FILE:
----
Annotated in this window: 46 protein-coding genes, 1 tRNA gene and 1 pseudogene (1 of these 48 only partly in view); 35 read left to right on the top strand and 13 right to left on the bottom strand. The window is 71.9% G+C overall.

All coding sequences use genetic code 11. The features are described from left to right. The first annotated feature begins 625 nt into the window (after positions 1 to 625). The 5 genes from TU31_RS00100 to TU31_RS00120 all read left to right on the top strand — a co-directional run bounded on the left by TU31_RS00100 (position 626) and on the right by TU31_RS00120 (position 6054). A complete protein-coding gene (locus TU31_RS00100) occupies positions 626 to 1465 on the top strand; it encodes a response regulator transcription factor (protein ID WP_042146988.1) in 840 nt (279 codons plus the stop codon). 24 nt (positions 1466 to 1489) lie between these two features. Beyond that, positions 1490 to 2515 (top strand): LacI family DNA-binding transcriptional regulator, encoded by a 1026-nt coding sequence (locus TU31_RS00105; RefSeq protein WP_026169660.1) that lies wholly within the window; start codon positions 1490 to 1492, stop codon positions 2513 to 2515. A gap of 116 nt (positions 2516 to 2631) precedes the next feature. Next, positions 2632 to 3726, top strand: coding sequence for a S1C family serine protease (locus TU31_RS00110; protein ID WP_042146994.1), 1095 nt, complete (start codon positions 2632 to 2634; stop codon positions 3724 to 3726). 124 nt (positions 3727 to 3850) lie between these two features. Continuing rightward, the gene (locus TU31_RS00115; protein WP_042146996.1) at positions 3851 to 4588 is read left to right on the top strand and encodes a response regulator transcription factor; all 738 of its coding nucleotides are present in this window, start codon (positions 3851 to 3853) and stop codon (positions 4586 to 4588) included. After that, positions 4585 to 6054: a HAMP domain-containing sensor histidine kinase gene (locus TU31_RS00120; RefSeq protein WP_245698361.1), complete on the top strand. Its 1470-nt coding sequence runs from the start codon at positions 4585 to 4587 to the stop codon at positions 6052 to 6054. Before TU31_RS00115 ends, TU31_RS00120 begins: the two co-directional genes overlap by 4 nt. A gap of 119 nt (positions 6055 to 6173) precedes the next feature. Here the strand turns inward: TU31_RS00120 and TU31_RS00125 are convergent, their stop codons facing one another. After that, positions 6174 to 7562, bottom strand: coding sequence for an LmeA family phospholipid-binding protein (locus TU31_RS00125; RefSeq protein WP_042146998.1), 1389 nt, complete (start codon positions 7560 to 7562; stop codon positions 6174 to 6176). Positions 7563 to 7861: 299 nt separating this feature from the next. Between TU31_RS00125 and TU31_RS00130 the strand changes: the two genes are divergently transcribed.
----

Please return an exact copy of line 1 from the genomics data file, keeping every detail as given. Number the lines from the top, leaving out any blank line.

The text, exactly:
Annotated in this window: 46 protein-coding genes, 1 tRNA gene and 1 pseudogene (1 of these 48 only partly in view); 35 read left to right on the top strand and 13 right to left on the bottom strand. The window is 71.9% G+C overall.